We’ve all had those mornings where we’ve woken up thinking that work is the absolute last thing we’d want to do. For some of us, this happens every morning. Not every job is meant to be truly enjoyable. But that doesn’t mean you should be constantly miserable at work. If even one of the following applies to you, you don’t have it as bad as you convince yourself every Monday morning.
You can be yourself
For so many of us, our work persona is much different from our “off the clock” persona. If you’re lucky, though, you don’t have to fake anything for nine hours a day, because the person you are at work is the person you always are. If you fit in with your colleagues, you feel comfortable within the organization, and you don’t have to put on airs in front of your boss, you really don’t have much to complain about.
Your supervisor is a leader
Every worker has to answer to someone eventually, and a supervisor’s personality can make all the difference in the life of an employee. The stereotypical “boss” doles out assignments with little to no guidance, reasoning, or clarification, leaving his underlings questioning their every move. On the other hand, great leaders give clear instructions and rationale behind the assignments they give their employees, and always make themselves available if needed. While bosses tend to micromanage their employees throughout an entire project, leaders have faith in their workers’ abilities, and allow them freedom to do work they know they’re capable of. If your supervisor falls into the latter category, consider yourself lucky.
You feel confident
Feeling confident in your ability to perform your paid duties is often a deciding factor as to whether or not you’ll enjoy your job. If you constantly feel swamped with work to the point that you feel as if you’re drowning, you won’t ever have time to step back and appreciate your job. However, this isn’t to say that having an “easy” job is for the best, either. Ironically, working in a job that’s much too easy can leave you disheartened and feeling “stuck.” Without being challenged constantly, you won’t ever feel confident in your ability to overcome obstacles.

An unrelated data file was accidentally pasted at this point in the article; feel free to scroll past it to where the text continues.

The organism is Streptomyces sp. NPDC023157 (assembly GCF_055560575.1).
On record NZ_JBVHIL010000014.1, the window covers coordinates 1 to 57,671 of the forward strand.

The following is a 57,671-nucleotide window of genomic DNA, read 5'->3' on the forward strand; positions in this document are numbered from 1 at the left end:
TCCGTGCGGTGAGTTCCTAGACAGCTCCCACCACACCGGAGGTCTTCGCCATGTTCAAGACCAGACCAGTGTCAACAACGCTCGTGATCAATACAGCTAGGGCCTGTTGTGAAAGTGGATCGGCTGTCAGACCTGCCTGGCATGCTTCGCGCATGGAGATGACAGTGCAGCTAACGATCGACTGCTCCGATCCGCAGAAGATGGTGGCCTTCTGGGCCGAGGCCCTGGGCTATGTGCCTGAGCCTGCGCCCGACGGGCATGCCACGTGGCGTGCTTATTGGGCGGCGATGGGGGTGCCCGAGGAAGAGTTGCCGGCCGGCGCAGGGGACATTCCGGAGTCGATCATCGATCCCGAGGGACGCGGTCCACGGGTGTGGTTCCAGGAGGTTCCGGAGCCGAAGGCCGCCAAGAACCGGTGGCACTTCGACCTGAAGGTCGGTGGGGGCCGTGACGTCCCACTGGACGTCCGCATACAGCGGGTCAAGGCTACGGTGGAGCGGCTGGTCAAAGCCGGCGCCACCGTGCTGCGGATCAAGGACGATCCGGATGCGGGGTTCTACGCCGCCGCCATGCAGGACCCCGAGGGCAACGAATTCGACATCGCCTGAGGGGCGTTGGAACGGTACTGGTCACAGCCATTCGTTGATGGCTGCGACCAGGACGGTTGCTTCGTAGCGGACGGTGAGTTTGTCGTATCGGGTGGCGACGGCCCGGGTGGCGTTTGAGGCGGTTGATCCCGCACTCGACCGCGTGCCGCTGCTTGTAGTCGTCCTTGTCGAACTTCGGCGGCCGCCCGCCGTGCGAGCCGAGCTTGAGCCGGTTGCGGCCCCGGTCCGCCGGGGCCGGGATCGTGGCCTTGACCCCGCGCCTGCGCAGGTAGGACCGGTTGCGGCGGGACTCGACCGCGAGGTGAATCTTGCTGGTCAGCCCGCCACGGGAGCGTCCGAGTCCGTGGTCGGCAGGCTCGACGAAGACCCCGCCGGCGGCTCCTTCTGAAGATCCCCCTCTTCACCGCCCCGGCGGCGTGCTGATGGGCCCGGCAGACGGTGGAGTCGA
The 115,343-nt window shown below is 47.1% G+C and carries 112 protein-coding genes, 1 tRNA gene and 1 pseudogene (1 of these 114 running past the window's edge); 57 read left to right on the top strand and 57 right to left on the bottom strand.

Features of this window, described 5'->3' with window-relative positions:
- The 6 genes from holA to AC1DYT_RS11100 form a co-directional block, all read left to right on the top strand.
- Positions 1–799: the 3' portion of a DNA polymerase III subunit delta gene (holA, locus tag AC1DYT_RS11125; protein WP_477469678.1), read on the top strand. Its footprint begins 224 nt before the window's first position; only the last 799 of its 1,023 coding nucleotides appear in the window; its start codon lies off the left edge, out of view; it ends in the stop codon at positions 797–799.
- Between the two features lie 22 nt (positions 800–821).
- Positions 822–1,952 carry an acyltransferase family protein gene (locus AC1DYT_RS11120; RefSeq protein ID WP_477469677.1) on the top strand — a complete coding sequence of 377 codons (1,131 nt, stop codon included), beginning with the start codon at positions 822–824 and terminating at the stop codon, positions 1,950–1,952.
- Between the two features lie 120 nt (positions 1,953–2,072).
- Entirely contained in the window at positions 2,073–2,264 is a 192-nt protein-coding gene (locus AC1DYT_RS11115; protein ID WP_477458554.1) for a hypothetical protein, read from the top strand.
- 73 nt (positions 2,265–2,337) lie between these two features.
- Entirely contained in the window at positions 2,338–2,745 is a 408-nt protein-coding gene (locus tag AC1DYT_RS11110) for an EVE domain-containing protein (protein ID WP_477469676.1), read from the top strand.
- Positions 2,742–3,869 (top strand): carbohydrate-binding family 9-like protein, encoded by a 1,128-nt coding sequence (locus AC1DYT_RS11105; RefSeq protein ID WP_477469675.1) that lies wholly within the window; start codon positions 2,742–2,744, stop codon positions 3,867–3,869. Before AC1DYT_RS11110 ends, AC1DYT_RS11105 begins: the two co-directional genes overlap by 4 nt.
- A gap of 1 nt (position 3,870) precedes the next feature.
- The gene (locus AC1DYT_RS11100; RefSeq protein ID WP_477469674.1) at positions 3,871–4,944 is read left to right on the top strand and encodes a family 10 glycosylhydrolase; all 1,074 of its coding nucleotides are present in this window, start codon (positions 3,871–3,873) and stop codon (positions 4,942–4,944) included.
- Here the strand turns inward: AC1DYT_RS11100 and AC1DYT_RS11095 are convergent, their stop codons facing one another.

You have opportunities for growth
Going along with the last point, the reason “easy” jobs aren’t very rewarding is because there often isn’t much room for growth. Why try harder when minimal effort gets the job done just fine? And why push yourself if you know you have no chance of being promoted? On the other hand, if you find yourself in a position in which your supervisor sees your potential and backs you up when you speak of your long-term goals, you’ll be more likely to approach every day as a day to excel. When you can have faith that your hard work will pay off eventually, you’ll be more free to focus on your job, rather than how much you hate it.
You earn good compensation
I know what you’re saying: money can’t buy happiness. If you’re not fulfilled in your job, a great salary doesn’t necessarily make up for it. But it does help at least a little bit. You might not be making as much as you’d like to or think you deserve, but as long as you can pay the bills and provide for your family, you should be eternally grateful. Think about the extras, too. If you have great benefits, you’re protected against most emergency situations; that’s absolutely priceless. If your job allows you to take a personal day to watch your kid perform in a school play, you’ve got it better than most others. And if, at the end of a year of hard work, you can spend a week on the beach with your family…well, what more could you ask for?
You love what you do
Now for the obvious. If you love what you do, it doesn’t matter if you don’t make much money. It doesn’t matter if you work long hours. It doesn’t matter if your boss is a jerk. Every job has ups and downs, so it’s up to you whether you focus on the negative or positive aspects of your work. Realistically, dealing with all the other garbage is worth it, as long as you feel fulfilled coming into your job each and every day.
Featured photo credit: Working Hard / Thomas Heylen via farm6.staticflickr.com
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